Somewhere among the estimated 1.7 million new college graduates of the class of 2011 is the future of American politics. By the numbers, this should also mean a surge of new women leaders on the horizon. But even though 57 percent of students enrolled in college are women -- a statistic that has held for more than a decade -- the gender gap does not favor women once they leave campus.
Once women enter the job market or public office they're no longer in the lead. While women make up 67 percent of the American workforce, they earn 17 percent less than their male counterparts. Women comprise only 16 percent of Congress. For women to achieve equal pay at work and equal representation in government, we must invest in young women after they leave the classroom.
The barriers to women entering politics are well-known and are not insurmountable: women need to be recruited, learn how to attract party support and raise funds, as well as overcome the increased scrutiny on how they will balance work and family. The Center for American Women in Politics at Rutgers, in partnership with my foundation, studied women elected officials at the state level and concludes in their Poised to Run report that while women are underrepresented in state legislatures, the pool of women candidates is larger than commonly believed and more funding and training can help women win.
Several partisan and non-partisan programs throughout the country are working to funnel that pool of talent into the pipeline of future women political leaders. By providing critical education, training, inspiration, and funding, these programs are bringing more young women in the political process.
Focusing on early recruitment and training, Running Start encourages girls to channel their interest into politics by selecting 50 school-aged girls from across the country to participate in their week-long Young Women's Political Leadership Training Program (YWPL) in Washington, D.C. each year. This year's graduates included 17-year-old Maria Peeples, a student activist from Wisconsin, who encouraged her state legislature to pass a comprehensive sex education bill and was on hand when the Governor signed it into law. Maria honed her skills in the program and was named a "Woman to Watch" at the Running Start awards gala earlier in May. Running Start also recently launched Elect Her, a program designed to encourage women to run for student government on campus since research has shown that women who run for student body elections in college are more likely to run for office as adults.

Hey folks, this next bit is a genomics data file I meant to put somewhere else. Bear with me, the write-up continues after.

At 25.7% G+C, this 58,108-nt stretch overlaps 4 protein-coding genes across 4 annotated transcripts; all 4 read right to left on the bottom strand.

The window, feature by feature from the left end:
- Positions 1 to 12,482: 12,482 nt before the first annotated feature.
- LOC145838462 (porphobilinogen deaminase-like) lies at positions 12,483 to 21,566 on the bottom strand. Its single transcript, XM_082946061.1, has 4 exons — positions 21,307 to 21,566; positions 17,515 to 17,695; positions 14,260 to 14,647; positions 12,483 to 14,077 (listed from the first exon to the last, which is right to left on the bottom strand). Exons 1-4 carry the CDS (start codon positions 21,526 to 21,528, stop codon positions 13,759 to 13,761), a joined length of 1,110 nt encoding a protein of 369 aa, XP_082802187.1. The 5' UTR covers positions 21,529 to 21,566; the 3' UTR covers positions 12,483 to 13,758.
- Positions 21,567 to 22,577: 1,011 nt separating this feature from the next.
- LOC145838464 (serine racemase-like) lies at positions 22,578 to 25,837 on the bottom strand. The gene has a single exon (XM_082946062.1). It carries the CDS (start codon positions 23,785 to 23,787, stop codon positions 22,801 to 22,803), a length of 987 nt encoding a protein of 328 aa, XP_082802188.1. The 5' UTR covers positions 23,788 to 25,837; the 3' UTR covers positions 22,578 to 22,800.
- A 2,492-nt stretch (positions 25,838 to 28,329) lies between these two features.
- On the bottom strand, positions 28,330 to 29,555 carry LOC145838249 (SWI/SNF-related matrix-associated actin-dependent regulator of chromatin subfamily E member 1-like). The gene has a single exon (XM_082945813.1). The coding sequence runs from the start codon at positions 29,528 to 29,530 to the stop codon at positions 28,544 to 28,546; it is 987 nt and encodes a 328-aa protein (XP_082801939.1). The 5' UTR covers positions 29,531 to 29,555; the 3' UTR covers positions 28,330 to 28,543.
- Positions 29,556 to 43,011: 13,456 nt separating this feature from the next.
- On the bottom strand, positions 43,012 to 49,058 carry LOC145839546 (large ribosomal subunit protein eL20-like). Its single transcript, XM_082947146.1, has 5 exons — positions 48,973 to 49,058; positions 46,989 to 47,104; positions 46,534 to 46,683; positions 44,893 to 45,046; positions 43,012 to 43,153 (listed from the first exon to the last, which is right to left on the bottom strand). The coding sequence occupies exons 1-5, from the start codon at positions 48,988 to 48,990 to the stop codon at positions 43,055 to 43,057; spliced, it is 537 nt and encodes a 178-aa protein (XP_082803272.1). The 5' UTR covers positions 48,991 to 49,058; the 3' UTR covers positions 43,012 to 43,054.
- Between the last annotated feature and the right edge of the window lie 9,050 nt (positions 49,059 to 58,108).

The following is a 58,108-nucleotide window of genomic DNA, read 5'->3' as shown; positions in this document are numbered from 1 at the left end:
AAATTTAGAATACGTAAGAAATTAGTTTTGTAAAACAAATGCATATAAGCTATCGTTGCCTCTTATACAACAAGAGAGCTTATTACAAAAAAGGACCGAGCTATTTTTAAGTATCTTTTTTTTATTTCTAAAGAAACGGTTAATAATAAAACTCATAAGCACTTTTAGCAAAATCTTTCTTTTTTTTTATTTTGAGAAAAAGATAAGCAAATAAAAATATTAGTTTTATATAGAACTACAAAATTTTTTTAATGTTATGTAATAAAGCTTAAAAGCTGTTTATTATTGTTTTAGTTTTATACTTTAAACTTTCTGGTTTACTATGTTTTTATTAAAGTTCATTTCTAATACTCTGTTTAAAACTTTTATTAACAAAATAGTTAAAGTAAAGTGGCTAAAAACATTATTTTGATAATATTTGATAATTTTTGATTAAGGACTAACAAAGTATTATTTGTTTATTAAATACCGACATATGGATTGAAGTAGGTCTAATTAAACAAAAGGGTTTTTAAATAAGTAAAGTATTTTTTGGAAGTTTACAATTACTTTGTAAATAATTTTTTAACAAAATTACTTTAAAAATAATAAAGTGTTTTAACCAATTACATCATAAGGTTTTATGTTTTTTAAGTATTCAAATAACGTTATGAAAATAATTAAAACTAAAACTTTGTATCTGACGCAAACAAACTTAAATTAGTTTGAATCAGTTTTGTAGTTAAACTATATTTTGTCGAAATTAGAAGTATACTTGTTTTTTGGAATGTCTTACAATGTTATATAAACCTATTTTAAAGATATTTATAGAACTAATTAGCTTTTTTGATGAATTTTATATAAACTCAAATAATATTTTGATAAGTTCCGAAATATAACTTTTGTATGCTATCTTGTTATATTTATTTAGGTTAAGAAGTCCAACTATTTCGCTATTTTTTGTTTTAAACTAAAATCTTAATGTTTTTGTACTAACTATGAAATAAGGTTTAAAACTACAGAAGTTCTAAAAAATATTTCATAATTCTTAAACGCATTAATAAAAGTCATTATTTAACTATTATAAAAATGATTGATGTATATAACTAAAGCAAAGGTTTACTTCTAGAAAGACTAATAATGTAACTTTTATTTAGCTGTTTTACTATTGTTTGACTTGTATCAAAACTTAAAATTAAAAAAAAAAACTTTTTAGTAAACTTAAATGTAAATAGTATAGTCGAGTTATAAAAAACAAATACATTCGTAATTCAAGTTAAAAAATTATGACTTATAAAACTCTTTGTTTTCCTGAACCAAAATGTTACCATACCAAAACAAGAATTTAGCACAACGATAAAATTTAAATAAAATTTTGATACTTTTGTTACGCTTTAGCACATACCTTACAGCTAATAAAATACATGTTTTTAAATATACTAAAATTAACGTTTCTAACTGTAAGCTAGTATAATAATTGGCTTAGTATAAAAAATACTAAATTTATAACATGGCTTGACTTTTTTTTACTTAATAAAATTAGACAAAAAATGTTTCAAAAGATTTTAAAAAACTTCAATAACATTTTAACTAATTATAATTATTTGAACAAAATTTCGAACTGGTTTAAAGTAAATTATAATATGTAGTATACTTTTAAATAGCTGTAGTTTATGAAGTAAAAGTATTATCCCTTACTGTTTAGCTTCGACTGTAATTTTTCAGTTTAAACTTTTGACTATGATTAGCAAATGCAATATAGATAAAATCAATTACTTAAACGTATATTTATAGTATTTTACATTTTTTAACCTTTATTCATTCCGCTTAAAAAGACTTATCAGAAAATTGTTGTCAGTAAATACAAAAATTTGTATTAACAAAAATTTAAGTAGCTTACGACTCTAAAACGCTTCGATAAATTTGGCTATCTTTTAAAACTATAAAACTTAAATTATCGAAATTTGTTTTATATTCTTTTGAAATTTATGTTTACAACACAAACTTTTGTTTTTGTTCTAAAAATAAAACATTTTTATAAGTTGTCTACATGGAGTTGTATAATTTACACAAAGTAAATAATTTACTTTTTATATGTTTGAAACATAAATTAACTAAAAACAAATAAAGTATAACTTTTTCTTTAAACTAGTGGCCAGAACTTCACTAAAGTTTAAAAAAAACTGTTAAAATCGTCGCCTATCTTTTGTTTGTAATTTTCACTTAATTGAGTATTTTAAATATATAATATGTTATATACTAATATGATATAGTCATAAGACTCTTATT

Engaging women while they are still in college is another key element in building the pipeline for women in politics. Recent graduate Varina Winder said that in the Barbara Lee Women in US Politics Training Program at Harvard's Kennedy School of Government she learned from women experts and was inspired and supported by a network of women classmates. "I view politics as a way to affect change on the issues about which I care," said Winder. "I think it's important that young women: 1) Vote! 2) Know we can engage at any level and 3) Realize that having young voices in politics brings a different perspective and added diversity."
One of my Foundation's largest ongoing projects helps add more of those young voices to politics in Massachusetts. Our endowment to Simmons College -- my alma mater -- provides funding for an intern fellowship program at the Massachusetts State House. The program seeks to increase the number of young women who enter the pipeline of political leadership with exposure to and education in the nuts and bolts of Massachusetts politics. Over 80 young women have benefited from this mentor-based internship since it began in 2004.
Emerge Massachusetts is trying to bridge the political gender gap in my home state by training qualified women who may lack confidence that they are experienced enough to run for public office or who just don't know where to start. Emerge is the only in-depth, six-month training program that gives Democratic women in Massachusetts the tools they need to run and win. Judy Neufeld, Executive Director of Emerge MA and an alumna of the program herself, says that Emerge teaches women of diverse backgrounds how to think like a candidate. "I had run several campaigns before taking the program," Judy said, "and I thought I knew everything there was to know about campaigning, but I was so wrong! Emerge gave me the skills I would need as a candidate. Too often, women do not see themselves running for office so a pool of highly qualified Democratic candidates is being left untapped."
These are just a few of the programs throughout the country that are recruiting, training, and inspiring the next generation of women leaders. I invite you to learn about other impactful programs like Emerge America, Ready to Run, and the Women's Campaign Forum. Please post a comment if you have a favorite program of your own or want to share your experience as a participant.
And if you are a recent graduate yourself, Congratulations! Have you considered running for office?